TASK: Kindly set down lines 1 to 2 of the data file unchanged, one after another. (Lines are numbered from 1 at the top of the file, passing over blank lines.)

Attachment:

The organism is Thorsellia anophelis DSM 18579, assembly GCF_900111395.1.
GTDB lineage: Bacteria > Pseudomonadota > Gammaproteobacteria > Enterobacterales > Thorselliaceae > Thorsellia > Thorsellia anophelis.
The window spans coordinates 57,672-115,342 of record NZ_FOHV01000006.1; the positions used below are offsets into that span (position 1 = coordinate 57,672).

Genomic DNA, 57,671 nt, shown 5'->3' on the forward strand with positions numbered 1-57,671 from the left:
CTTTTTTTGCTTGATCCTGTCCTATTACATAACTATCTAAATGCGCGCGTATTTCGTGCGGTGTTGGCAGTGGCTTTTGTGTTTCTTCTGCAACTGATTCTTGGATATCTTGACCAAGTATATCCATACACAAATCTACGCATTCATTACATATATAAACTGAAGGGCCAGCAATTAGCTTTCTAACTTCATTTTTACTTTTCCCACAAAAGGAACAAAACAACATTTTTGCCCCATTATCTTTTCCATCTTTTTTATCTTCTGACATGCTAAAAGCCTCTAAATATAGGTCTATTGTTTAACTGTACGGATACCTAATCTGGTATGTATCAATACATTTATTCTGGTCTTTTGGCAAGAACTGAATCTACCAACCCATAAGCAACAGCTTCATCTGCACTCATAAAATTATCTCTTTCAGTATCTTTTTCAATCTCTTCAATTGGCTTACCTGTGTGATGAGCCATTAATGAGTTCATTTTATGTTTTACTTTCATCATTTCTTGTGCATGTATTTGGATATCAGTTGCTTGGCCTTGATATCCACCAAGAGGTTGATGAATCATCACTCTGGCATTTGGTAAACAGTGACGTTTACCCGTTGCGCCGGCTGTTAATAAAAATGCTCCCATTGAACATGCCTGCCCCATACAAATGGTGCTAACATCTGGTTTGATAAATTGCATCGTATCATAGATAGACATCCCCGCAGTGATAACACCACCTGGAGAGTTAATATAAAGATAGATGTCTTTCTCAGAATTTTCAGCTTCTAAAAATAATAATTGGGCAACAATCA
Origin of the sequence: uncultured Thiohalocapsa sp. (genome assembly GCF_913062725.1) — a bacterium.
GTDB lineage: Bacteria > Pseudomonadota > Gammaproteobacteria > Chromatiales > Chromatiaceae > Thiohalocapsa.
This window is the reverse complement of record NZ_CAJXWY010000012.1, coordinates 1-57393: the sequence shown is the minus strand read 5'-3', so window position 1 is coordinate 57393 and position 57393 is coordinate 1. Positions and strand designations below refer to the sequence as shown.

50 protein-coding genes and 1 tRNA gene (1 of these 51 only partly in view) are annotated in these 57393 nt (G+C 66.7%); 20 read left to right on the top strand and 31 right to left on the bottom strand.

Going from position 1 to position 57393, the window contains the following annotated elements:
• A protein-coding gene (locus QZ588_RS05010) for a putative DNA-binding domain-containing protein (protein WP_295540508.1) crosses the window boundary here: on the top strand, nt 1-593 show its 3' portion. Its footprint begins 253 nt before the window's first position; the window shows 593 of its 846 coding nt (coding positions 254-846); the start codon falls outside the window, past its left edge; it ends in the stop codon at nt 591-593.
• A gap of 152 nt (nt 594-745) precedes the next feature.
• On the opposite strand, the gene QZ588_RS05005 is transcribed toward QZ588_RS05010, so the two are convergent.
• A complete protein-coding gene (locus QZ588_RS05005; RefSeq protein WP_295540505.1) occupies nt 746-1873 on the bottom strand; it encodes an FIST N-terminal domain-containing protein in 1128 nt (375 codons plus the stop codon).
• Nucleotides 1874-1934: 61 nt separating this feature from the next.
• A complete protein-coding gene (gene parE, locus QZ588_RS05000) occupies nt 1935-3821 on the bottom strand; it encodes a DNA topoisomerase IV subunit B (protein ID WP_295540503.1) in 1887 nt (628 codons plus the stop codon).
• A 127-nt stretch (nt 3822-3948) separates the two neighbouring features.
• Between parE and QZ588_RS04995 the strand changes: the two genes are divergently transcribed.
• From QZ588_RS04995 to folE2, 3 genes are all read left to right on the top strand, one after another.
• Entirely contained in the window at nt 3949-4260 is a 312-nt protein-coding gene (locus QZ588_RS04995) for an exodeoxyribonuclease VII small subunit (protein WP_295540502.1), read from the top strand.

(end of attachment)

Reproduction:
The organism is Thorsellia anophelis DSM 18579, assembly GCF_900111395.1.
GTDB lineage: Bacteria > Pseudomonadota > Gammaproteobacteria > Enterobacterales > Thorselliaceae > Thorsellia > Thorsellia anophelis.